Newt Gingrich’s harsh rhetoric against President Obama, mischievous nature, and fervent embrace of Americanism and American exceptionalism fit South Carolina’s political climate to a tee.
But Gingrich’s fate in the Palmetto State may well depend on whether voters conflate “legality” with “citizenship” and whether Gingrich’s stance on what to do with illegal immigrants who have been in the country for 25 years amounts to a form of amnesty.
At a town hall gathering at the College of Charleston, hosted by Representative Tim Scott, a rising conservative star, Gingrich reiterated that, contrary to what some of his presidential candidates have been insinuating, he does not support giving citizenship or voting rights to illegals who have been here for 25 years, but also does not support police forcibly removing them either. Gingrich said those decisions would be left up to local citizen boards.
Gingrich also ramped up his rhetoric against President Obama on everything from the Environmental Protection Agency to the National Labor Relations Board, which has tried to prevent Boeing from opening up a plant in right-to-work South Carolina, by saying he would defund it.
But his harshest rhetoric was saved for President Obama and the Department of Justice in regards to a DOJ lawsuit that targets South Carolina’s immigration law, which allows for police officers to check the immigration status of those they may suspect are illegally in the country.
Gingrich said Congress should cut off funding to federal lawsuits against states that enact state level legislation to make it easier for states to enforce federal laws that are already on the books.
Gingrich said that to think of it as an “enforcement society rather than a sanctuary society.”
“This is the opposite of sanctuary states,” Gingrich said.
Earlier, in a statement, Gingich said, “After years of failure on the part of the federal government to achieve border security, it is an outrage that the Obama Administration would seek to block South Carolina and other states who choose to pick up the slack. If the Obama Administration put as much energy and resources into controlling the border as it does into attacking our own states, we would have 100% border security by now.”
Gingrich also admonished President Obama for allowing sixteen foreign countries to join the DOJ lawsuit against South Carolina.
“It is inconceivable that these foreign countries would have joined a lawsuit that deals exclusively with the meaning of the U.S. Constitution if President Obama had made it clear that their participation was not welcome,” Gingrich said. “It makes you wonder what country does President Obama think he is President of.”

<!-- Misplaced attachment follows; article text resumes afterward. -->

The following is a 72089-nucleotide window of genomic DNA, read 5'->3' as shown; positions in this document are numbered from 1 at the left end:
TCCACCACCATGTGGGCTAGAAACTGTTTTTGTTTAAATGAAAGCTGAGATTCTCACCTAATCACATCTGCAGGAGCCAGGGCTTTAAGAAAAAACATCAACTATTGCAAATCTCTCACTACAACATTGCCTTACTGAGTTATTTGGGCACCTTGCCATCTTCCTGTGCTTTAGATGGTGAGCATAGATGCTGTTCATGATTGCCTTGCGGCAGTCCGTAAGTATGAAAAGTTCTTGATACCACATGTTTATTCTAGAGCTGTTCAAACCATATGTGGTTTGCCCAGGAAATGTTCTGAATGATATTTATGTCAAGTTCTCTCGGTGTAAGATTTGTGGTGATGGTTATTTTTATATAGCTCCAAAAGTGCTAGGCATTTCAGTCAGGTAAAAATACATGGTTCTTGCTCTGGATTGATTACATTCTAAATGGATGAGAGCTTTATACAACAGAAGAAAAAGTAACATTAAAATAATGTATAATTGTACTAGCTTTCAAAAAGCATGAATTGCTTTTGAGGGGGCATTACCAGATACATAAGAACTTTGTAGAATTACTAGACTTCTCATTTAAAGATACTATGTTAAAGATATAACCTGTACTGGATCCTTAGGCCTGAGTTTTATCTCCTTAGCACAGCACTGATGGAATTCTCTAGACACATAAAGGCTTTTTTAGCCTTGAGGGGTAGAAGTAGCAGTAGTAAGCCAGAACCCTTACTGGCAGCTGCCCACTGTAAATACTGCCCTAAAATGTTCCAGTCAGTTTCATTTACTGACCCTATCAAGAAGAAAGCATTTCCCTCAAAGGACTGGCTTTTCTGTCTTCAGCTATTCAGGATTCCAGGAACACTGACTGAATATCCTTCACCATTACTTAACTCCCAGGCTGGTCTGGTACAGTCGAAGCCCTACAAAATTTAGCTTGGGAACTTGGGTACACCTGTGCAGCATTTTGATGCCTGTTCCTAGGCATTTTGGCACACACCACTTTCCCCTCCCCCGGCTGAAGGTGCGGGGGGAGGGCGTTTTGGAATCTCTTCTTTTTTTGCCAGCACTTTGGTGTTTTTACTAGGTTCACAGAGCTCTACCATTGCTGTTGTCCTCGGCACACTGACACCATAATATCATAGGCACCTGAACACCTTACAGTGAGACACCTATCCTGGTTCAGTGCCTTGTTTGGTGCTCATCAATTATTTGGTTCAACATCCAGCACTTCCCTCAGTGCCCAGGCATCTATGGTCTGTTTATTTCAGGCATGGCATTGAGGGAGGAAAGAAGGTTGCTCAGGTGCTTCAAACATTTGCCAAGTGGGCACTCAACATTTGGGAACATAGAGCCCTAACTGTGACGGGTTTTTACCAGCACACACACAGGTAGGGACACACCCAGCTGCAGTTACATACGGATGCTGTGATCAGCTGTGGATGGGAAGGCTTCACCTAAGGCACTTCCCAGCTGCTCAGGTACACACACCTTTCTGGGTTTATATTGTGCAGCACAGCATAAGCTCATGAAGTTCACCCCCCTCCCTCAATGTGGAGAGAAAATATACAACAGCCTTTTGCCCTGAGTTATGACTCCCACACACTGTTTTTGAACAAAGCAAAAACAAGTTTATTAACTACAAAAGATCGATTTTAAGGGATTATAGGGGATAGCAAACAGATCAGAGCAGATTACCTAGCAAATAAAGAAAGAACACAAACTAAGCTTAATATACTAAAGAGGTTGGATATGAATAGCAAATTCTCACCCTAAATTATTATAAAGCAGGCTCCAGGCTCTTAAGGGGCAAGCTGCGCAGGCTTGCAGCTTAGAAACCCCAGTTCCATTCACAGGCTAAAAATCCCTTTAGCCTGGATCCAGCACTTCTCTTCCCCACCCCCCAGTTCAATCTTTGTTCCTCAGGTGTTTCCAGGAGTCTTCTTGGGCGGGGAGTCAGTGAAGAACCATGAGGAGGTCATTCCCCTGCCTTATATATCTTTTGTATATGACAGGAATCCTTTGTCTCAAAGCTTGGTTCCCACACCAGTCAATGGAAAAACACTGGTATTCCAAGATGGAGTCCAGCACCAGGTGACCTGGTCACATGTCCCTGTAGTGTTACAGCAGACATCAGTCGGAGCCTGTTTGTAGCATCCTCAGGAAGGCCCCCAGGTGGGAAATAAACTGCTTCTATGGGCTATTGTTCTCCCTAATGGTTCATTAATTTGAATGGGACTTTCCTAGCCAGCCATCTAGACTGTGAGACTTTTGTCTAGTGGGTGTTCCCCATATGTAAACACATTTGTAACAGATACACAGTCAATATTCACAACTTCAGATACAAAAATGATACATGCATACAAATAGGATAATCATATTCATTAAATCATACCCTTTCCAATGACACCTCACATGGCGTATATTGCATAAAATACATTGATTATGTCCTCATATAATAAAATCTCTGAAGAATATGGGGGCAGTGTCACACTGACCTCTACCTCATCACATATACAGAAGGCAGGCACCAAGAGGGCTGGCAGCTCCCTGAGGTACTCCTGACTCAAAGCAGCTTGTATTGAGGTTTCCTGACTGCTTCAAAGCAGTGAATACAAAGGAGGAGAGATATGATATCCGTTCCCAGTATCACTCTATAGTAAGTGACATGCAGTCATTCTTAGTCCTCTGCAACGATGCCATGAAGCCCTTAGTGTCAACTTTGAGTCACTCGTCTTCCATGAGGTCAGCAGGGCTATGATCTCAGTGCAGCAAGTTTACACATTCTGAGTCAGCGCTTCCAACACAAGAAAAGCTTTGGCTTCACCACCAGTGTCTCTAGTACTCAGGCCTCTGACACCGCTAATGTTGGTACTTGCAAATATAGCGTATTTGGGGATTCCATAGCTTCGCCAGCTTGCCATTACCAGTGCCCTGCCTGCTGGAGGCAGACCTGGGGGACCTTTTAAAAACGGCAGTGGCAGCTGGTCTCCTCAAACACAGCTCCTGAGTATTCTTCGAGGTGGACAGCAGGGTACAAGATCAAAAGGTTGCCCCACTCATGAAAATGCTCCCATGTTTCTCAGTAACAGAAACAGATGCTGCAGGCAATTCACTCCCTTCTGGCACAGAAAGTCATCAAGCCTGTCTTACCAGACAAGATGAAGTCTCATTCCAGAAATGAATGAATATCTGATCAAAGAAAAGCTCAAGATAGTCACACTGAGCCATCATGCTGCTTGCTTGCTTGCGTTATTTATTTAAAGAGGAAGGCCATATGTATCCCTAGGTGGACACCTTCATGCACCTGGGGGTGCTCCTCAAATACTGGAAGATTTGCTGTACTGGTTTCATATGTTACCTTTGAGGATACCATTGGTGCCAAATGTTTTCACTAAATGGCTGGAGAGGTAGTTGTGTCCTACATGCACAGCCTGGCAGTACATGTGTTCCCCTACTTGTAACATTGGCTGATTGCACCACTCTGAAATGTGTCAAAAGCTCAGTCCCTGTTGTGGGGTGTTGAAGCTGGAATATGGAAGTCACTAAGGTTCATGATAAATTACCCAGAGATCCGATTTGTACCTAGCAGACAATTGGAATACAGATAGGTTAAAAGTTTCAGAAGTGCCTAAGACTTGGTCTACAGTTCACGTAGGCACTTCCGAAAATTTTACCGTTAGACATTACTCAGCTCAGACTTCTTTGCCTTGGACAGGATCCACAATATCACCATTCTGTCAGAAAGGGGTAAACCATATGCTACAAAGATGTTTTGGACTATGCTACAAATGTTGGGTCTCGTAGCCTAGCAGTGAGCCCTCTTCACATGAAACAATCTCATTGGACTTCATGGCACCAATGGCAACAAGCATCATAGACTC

Added Gingrich: “Welcoming foreign governments to participate in constitutional disputes between our federal government and the government of several of the states touches upon American sovereignty. Sovereignty means our right to self-government, that is to say, our right and ability to rule ourselves rather than following the dictates of others. In weakening our sovereignty by such actions as welcoming the participation of foreign governments in a judicial determination of the meaning of the U.S. Constitution – a question foreign governments have zero competence in – President Obama ignores the core fundamentals of our Constitution and Bill of Rights. The Obama administration should defend American sovereignty from foreign encroachment not abet such encroachment.”
Gingrich hammered this theme home in the town hall, naming one South American country after another and saying Obama sided with countries such as Argentina and Uruguay while Gingrich sided with America.
Gingrich also spoke emphatically of American sovereignty and how the American experience is unique because citizens loan the government rights that they were given by God.
His embrace of American exceptionalism gives him leeway when it comes to his personal and political baggage, especially in a cycle that seems to lack a candidate who not only is a compelling orator but is also fluent in speaking of American exceptionalism in ways that move the conservative primary electorate.
“America is magic,” Gingrich said toward the end of the town hall. “We really do believe we can be a city upon a hill … we really do believe we have been endowed by our Creator.”
And keeping with his promise of running a positive and optimistic campaign, Gingrich told students in South Carolina that may be down on America’s prospects to not give in to the naysayers.
Gingrich said he was bullish on America this century and simply said that when it comes to America, the world should heed these words: “You ain’t seen nothing yet.”
Earlier, in an appearance on CNN, Rep. Tim Scott said that though he did not agree with all of Gingrich’s positions on immigration, if it were a two person race between Gingrich and Mitt Romney in South Carolina, Gingrich would win the Palmetto State.
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